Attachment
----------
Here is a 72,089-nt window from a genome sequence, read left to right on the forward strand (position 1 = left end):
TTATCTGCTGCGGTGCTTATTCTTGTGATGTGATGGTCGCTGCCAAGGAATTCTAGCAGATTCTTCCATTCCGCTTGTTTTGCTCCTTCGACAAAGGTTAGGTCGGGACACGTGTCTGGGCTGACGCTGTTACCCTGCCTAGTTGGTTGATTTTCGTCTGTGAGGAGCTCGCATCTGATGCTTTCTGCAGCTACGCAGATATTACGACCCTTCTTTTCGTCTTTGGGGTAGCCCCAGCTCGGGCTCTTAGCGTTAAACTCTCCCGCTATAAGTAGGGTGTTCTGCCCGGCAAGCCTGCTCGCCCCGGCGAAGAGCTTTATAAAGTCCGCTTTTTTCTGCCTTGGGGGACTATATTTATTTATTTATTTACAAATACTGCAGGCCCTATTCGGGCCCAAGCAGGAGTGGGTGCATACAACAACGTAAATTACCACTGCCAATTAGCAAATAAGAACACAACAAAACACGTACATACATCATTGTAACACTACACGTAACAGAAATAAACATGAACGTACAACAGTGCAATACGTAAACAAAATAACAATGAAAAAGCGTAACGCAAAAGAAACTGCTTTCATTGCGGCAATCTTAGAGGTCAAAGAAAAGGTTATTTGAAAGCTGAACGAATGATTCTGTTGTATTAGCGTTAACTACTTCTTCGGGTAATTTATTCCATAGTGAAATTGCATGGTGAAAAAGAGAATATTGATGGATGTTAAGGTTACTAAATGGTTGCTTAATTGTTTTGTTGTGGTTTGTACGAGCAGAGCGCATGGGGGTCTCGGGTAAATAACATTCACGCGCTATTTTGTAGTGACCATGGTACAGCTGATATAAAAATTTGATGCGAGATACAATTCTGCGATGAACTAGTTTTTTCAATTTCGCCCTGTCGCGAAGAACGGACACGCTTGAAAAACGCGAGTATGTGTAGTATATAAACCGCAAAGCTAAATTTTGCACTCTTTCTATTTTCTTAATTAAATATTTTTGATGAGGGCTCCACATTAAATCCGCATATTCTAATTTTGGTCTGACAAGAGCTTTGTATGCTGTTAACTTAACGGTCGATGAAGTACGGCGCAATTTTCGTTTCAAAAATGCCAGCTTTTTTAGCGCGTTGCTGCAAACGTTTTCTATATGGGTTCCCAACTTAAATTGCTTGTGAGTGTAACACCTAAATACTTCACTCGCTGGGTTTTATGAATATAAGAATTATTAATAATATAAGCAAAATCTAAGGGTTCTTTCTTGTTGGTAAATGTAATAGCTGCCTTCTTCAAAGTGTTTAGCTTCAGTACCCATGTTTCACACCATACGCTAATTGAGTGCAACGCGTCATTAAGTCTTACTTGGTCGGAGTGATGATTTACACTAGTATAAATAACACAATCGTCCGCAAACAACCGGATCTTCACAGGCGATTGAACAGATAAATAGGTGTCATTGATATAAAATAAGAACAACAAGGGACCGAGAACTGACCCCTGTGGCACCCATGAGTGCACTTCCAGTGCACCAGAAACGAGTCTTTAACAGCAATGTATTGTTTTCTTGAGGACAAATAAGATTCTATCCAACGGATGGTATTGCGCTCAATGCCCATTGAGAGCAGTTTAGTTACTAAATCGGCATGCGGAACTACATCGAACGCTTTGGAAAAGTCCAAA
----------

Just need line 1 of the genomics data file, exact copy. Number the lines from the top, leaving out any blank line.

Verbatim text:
Here is a 72,089-nt window from a genome sequence, read left to right on the forward strand (position 1 = left end):